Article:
The roads were a little bumpy and hilly. I looked over to my right and noticed Atha had his head down leaning on the seat in front of him. He was like that pretty much the whole safari trip. I knew something was wrong because he was usually one of the more talkative ones in the group. Athabile is 15 years old, making him the oldest one of the bunch. He attends Makuphulu High School as a freshman. He lives the furthest away in Kayamandi in probably some of the toughest conditions; his whole area has no electricity. When I was here last year, Atha was a bit of a bully towards some of the other kids. I constantly had to reprimand him and tell him to knock it off. I wasn’t positive if he understood me fully though because his English isn’t up to par with the others. His bullying got worse the closer it came to me leaving. Coming back now, I always wondered how he fared with the others since I left and it seems like this time he has lightened up a bit. He’s good buddies with Ski and when they’re together, I’d have to keep an eye on them because they’re always up to no good! Overall, he’s a great kid who just needs a little more positive guidance in his life. We are helping as much as we can in that cause. I’m still not sure if he was feeling sick or what during the safari but whenever we stopped to see some animals, he perked right up! We saw a dazzle of zebras and a flock of ostriches nearby amongst many types of antelopes.
We drove past some giraffes who were in the middle of eating. I don’t think the boys have ever seen a giraffe before either. One of the giraffes was pregnant. Our guide mentioned that giraffes can’t keep their heads hanging low for a long time or otherwise their heart would stop beating. Also, a giraffe could kill a human or any other mammal that could threaten it with one buck kick!
We eventually approached another gated area where the lions were held. There was one male lion and two female lions lying on the grass nearby. They were sitting directly in our path, so we had to drive over the grassy area to get by them. They didn’t move a muscle!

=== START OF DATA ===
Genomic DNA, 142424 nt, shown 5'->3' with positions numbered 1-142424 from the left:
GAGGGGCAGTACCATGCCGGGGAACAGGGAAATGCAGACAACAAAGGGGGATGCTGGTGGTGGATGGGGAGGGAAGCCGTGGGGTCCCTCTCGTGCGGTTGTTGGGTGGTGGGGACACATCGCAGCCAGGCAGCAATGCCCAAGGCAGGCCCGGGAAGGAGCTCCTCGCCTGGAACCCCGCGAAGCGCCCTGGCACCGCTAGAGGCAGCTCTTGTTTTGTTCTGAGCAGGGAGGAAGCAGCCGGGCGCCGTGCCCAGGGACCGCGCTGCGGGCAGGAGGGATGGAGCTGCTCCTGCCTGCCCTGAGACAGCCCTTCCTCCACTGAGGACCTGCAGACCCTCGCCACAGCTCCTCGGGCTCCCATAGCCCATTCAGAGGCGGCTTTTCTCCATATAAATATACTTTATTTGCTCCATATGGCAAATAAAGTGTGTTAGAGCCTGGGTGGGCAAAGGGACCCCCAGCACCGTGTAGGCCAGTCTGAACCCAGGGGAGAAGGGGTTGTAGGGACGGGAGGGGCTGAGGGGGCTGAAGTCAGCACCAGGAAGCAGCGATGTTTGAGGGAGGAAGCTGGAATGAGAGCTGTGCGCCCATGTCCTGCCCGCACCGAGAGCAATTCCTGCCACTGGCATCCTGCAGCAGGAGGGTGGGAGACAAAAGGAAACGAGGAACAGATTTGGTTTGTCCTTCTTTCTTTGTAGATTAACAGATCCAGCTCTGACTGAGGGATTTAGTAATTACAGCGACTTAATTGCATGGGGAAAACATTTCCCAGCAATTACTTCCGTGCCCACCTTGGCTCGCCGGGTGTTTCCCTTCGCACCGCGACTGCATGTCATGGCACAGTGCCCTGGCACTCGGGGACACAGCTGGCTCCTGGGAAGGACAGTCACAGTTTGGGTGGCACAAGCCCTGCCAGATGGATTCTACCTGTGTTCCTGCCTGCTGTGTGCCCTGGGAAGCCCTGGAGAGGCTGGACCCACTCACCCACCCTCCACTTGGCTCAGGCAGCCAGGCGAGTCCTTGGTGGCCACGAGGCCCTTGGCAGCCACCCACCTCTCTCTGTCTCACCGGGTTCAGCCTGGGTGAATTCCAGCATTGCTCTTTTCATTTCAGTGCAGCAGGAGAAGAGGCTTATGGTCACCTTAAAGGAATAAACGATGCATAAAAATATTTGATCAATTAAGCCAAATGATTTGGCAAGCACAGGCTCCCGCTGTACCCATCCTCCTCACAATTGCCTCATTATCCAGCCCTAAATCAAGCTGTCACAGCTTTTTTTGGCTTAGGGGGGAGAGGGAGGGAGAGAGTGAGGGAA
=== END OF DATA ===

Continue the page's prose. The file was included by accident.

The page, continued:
As always, the views of the landscapes and the surrounding areas as we drove through the park were magnificent! The drive lasted two hours before we finally made it back to the main area.
The park employees prepared a very nice lunch for all of us in the cabin; freshly squeezed juices with grilled ham, cheese, and tomato sandwiches and parmesan garlic fries. It was great!
Aphiwe in particular really enjoyed it, as he was the first one finished with his plate! Aphiwe is 13 years old and is definitely one of the smartest kids in Kayamandi. When Chris introduced Aphiwe to the other volunteers as the “smartest kid in Kayamandi”, he blushed quite a lot! His English is remarkable, and I usually rely on him to translate what some of the other boys are saying. He lives with his mom and little sister across the township and he attends Makuphulu High School with some of the others. Aphiwe is known for taking some of the funniest pictures around! He always has a funny facial expression whenever there is a photo of him in it. Lately, he hasn’t come over to Mama Zulu’s as often as the others but I found out it’s because he helps his mom out at her job in Stellenbosch and he also has to watch his little sister when no one is around. He’s a pretty responsible kid.
The end of the safari game drive meant the end of our road trip across the Garden Route. We road tripped all the way back to Kayamandi which took a few hours and a few naps from everyone inside the van. We arrived in Kayamandi around 6:30 pm. We thanked Isaac for driving us everywhere and being one of the best tour guides in the nation! There was still one more day left of the trip with the kids, but that day would be on Saturday. It was Thursday which meant the next day would be sort of an “intermission” from the trip. Everything has gone even better than we could have imagined and after a few days on the road, the boys could use one day to reset themselves and gear up for Saturday.